NZ First promises USD 67 million to aquaculture expansion

Published on
September 14, 2020

The New Zealand First political party has vowed to commit NZD 100 million (USD 67 million, EUR 56 million) to the expansion of marine farming and aquaculture ventures in the future, according to NZ First leader Winston Peters.

In a statement, New Zealand First said its policy plan is to expand into deep sea aquaculture and offshore marine farming in collaboration with other stakeholders.

“It will ensure that off-shore marine growing areas are not privatized for the benefit exclusively of private or foreign investors. This will ensure that the Crown gets a return on behalf of the public for commercial use of this marine open space,” Peters said.

Peters noted that it has always been one of the party’s priorities to develop aquaculture, investing NZD 37.9 million (USD 25.4 million, EUR 21.4 million) through the Provincial Growth Fund (PGF).

NZ First also assisted in preparing the New Zealand government’s aquaculture strategy in September 2019.

Peters said the industry is strong, with NZD 600 million (USD 403 million, EUR 339 million) in annual sales, resulting in more than 3,000 jobs and 7 percent annual growth.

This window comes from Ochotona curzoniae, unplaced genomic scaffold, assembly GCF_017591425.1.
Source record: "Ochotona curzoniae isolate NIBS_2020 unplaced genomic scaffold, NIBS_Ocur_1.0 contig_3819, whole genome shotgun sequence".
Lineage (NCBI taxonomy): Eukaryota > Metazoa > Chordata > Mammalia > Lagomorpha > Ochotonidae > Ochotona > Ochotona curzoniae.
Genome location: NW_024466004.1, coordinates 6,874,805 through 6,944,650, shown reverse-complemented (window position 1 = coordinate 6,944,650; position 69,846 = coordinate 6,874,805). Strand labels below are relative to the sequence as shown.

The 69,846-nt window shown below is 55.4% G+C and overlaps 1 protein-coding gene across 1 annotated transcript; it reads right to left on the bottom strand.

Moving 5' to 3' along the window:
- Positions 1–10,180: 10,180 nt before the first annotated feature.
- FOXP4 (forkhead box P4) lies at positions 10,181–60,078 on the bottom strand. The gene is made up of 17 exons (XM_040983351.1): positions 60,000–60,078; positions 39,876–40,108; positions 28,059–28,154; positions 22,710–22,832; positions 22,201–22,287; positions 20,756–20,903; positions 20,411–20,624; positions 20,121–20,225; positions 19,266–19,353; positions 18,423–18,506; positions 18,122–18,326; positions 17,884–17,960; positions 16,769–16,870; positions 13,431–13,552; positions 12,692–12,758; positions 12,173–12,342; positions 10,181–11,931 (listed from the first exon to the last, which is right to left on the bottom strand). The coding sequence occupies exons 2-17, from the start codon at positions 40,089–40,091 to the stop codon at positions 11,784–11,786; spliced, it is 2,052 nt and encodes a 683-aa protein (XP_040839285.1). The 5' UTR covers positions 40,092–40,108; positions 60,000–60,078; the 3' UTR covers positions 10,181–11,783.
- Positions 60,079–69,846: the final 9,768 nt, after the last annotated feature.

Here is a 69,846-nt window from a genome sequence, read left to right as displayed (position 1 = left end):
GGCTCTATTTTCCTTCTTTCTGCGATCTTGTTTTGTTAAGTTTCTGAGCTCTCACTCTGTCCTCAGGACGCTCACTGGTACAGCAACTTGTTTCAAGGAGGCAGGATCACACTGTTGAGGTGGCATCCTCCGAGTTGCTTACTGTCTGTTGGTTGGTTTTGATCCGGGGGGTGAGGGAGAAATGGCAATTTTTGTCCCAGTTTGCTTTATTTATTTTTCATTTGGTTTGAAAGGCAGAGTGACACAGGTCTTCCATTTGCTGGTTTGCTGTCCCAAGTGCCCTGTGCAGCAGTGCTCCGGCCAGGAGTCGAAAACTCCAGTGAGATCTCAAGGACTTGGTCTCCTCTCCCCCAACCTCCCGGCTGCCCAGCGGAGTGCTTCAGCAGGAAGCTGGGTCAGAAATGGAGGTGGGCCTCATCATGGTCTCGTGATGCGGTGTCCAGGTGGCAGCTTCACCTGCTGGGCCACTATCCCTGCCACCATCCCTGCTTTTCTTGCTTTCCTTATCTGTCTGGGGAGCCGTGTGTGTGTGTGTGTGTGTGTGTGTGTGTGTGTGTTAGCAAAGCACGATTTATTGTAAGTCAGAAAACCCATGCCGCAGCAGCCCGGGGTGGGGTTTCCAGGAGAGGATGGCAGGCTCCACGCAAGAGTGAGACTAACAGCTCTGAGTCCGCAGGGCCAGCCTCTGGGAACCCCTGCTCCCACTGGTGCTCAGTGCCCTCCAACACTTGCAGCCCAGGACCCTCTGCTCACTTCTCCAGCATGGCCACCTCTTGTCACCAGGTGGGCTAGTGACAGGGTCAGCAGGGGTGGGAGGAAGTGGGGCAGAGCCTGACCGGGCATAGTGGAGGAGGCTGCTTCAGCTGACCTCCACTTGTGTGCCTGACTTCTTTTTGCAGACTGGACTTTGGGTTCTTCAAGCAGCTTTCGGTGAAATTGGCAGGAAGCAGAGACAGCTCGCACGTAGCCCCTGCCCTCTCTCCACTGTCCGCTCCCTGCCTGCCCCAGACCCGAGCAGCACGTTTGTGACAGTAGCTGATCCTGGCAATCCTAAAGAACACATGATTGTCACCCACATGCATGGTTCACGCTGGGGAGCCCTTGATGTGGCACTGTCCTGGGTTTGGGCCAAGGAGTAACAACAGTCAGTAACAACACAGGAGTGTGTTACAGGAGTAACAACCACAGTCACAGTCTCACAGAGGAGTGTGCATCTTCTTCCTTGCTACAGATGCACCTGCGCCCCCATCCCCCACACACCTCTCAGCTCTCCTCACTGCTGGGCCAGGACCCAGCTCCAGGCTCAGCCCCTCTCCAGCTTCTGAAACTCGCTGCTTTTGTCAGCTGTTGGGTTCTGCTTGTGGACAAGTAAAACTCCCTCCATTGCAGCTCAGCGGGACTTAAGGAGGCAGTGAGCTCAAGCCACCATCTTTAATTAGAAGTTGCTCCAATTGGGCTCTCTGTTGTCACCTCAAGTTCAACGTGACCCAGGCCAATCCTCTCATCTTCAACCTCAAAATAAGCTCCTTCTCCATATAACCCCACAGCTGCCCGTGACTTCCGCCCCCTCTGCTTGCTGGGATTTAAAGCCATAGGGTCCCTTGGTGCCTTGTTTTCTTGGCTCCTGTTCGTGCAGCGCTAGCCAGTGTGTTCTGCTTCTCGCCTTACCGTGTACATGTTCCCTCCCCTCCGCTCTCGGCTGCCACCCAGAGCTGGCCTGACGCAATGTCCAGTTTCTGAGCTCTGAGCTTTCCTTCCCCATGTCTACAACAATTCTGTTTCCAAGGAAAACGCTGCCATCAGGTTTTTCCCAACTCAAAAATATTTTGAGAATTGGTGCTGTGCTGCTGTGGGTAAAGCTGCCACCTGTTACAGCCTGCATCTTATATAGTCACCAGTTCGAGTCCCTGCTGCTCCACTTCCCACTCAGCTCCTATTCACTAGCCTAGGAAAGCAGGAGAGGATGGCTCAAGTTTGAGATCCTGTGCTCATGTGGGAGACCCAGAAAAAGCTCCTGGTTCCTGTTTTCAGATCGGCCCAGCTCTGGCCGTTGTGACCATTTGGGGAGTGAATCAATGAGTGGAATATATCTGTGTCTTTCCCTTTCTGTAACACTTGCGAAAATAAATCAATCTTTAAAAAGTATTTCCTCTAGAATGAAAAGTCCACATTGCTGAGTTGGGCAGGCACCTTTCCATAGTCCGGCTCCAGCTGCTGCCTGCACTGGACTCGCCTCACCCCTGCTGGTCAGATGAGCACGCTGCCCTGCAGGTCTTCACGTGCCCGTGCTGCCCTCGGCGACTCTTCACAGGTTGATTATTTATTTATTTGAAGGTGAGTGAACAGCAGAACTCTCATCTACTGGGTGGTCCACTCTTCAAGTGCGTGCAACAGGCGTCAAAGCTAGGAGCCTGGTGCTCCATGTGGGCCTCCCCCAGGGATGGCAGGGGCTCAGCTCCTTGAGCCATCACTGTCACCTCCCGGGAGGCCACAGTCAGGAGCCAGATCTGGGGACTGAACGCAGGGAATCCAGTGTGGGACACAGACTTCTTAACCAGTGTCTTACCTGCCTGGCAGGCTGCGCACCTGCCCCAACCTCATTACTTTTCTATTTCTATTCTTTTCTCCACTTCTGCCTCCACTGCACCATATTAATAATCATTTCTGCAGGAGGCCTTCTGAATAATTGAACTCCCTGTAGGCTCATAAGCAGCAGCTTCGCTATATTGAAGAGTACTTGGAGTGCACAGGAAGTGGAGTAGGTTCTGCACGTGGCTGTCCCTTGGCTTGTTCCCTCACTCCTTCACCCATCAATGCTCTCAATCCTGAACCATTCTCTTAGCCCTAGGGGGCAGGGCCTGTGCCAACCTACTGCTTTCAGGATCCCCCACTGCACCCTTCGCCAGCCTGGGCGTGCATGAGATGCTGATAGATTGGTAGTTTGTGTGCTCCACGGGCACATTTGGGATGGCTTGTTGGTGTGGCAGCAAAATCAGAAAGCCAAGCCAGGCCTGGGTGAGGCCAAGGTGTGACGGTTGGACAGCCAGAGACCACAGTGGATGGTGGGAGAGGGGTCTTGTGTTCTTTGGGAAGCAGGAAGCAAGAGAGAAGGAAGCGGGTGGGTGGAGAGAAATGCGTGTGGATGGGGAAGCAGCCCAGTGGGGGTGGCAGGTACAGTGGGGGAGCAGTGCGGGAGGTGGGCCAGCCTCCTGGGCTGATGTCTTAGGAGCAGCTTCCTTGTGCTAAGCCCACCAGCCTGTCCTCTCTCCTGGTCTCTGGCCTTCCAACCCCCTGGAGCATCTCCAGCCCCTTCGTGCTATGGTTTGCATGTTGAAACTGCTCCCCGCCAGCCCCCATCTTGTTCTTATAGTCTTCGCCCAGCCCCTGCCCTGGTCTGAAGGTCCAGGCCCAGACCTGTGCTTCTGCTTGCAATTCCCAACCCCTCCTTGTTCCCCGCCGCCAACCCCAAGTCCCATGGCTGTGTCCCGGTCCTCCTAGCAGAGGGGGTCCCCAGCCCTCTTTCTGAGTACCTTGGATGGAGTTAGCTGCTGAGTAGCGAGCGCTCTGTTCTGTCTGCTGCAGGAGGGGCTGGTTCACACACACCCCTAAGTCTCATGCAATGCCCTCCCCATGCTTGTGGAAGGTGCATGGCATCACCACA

He added the aquaculture strategy outlines the potential for the industry to grow to NZD 3 billion (USD 2 billion, EUR 1.7 billion) by 2035 through innovation to maximize value, extension of land-based hatcheries, and offshore ventures. That development, NZ First said, can trickle to regional prosperity, as demonstrated in areas such as Marlborough, which already produces a large amount of New Zealand’s salmon and mussels.

Peters said funding will make Aquacorp the modern utility to facilitate government capital, Māori capital, and the broader market’s investments into the aquaculture industry.

It is committed, he said, to utilizing the best global farming infrastructure that includes Norwegian technology and the Nordic experience.

“Compared to other economies with marine resources, wise aquaculture policies have for too long been neglected and paid lip-service in New Zealand’s politics,” Peters said. “In these challenging COVID times, every opportunity in every sector of our economy must be used to its fullest if we are to improve New Zealand’s economic position and as quickly as possible.”

Image courtesy of New Zealand King Salmon

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